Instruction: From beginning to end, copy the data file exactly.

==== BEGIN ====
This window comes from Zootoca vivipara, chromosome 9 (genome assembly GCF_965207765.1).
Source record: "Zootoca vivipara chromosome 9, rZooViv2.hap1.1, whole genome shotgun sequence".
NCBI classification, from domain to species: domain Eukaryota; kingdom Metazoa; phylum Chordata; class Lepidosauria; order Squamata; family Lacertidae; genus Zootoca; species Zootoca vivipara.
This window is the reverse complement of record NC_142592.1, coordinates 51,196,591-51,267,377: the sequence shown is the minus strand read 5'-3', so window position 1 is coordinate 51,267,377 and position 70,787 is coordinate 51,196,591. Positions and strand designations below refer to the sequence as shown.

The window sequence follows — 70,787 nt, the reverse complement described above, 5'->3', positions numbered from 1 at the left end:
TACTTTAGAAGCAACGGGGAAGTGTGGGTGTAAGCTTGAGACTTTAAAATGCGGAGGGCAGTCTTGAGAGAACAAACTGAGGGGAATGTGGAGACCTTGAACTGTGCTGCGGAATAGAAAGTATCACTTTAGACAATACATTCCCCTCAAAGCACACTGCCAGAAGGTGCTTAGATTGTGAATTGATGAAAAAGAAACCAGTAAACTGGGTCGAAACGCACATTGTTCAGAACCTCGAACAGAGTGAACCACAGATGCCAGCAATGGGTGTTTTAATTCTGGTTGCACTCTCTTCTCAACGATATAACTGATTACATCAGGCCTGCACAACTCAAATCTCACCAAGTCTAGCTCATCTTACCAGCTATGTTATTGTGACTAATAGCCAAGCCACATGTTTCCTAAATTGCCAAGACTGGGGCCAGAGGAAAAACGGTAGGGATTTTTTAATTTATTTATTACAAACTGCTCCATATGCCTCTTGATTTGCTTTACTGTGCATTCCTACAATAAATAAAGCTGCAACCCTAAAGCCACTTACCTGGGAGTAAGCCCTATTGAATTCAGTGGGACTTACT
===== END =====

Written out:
This window comes from Zootoca vivipara, chromosome 9 (genome assembly GCF_965207765.1).
Source record: "Zootoca vivipara chromosome 9, rZooViv2.hap1.1, whole genome shotgun sequence".
NCBI classification, from domain to species: domain Eukaryota; kingdom Metazoa; phylum Chordata; class Lepidosauria; order Squamata; family Lacertidae; genus Zootoca; species Zootoca vivipara.
This window is the reverse complement of record NC_142592.1, coordinates 51,196,591-51,267,377: the sequence shown is the minus strand read 5'-3', so window position 1 is coordinate 51,267,377 and position 70,787 is coordinate 51,196,591. Positions and strand designations below refer to the sequence as shown.

The window sequence follows — 70,787 nt, the reverse complement described above, 5'->3', positions numbered from 1 at the left end:
TACTTTAGAAGCAACGGGGAAGTGTGGGTGTAAGCTTGAGACTTTAAAATGCGGAGGGCAGTCTTGAGAGAACAAACTGAGGGGAATGTGGAGACCTTGAACTGTGCTGCGGAATAGAAAGTATCACTTTAGACAATACATTCCCCTCAAAGCACACTGCCAGAAGGTGCTTAGATTGTGAATTGATGAAAAAGAAACCAGTAAACTGGGTCGAAACGCACATTGTTCAGAACCTCGAACAGAGTGAACCACAGATGCCAGCAATGGGTGTTTTAATTCTGGTTGCACTCTCTTCTCAACGATATAACTGATTACATCAGGCCTGCACAACTCAAATCTCACCAAGTCTAGCTCATCTTACCAGCTATGTTATTGTGACTAATAGCCAAGCCACATGTTTCCTAAATTGCCAAGACTGGGGCCAGAGGAAAAACGGTAGGGATTTTTTAATTTATTTATTACAAACTGCTCCATATGCCTCTTGATTTGCTTTACTGTGCATTCCTACAATAAATAAAGCTGCAACCCTAAAGCCACTTACCTGGGAGTAAGCCCTATTGAATTCAGTGGGACTTACT